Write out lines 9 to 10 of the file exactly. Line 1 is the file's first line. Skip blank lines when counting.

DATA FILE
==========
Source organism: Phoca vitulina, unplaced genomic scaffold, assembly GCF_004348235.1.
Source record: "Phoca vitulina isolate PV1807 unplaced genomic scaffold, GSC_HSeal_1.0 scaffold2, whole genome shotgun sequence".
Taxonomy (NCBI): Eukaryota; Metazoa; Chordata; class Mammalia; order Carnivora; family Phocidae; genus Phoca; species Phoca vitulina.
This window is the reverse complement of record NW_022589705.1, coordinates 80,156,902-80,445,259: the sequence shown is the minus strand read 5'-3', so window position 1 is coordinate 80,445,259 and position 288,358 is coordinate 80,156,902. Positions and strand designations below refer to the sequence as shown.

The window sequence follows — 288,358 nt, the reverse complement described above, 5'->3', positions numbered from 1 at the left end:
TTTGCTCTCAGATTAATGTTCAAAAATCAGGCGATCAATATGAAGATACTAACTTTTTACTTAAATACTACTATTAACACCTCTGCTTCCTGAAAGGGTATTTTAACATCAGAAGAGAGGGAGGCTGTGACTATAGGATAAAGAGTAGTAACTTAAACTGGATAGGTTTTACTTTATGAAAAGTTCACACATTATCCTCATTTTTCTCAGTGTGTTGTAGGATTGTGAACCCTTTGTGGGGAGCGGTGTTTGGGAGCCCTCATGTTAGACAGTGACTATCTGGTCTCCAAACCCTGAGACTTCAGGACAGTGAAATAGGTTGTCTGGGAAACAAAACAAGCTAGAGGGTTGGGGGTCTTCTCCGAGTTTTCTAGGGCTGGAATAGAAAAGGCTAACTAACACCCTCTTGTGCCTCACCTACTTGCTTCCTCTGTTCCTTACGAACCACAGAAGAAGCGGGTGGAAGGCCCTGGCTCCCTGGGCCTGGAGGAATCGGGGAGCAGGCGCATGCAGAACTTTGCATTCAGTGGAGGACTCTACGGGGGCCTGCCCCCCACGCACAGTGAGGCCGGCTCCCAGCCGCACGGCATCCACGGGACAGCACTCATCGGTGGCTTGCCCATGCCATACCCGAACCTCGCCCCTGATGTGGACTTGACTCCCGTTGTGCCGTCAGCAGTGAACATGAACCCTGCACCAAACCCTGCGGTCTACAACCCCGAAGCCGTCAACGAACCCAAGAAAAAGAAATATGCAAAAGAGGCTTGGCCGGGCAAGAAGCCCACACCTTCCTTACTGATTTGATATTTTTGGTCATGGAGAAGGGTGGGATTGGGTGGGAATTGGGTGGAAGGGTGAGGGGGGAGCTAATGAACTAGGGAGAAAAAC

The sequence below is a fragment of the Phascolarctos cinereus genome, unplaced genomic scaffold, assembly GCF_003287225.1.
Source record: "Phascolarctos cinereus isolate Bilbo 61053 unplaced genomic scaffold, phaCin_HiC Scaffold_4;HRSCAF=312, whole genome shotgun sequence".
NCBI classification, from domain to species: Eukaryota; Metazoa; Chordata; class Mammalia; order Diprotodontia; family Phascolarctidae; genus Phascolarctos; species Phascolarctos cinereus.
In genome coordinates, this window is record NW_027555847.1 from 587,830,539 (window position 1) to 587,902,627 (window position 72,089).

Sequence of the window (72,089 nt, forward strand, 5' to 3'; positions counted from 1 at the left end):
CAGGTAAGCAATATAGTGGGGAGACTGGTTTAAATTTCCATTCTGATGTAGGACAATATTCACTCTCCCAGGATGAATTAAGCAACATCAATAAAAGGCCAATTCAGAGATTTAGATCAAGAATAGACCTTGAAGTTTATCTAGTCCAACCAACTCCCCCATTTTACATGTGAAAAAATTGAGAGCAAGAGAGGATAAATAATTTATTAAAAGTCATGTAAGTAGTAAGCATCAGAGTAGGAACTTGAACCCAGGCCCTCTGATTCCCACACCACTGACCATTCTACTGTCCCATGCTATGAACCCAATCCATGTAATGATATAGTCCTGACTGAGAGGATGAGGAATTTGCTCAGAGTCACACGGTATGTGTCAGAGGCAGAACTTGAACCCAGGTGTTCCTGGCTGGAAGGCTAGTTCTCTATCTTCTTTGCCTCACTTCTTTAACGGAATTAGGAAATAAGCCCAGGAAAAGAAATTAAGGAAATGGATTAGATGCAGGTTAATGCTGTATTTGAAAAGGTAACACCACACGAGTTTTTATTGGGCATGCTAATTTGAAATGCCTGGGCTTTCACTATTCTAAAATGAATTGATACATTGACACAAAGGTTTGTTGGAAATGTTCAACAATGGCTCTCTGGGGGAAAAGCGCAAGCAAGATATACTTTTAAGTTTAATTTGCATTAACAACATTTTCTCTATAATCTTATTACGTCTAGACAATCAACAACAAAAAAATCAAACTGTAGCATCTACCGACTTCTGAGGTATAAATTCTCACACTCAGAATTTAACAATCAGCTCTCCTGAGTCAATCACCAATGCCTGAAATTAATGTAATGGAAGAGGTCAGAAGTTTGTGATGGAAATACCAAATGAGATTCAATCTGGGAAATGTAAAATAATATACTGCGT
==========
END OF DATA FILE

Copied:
NCBI classification, from domain to species: Eukaryota; Metazoa; Chordata; class Mammalia; order Diprotodontia; family Phascolarctidae; genus Phascolarctos; species Phascolarctos cinereus.
In genome coordinates, this window is record NW_027555847.1 from 587,830,539 (window position 1) to 587,902,627 (window position 72,089).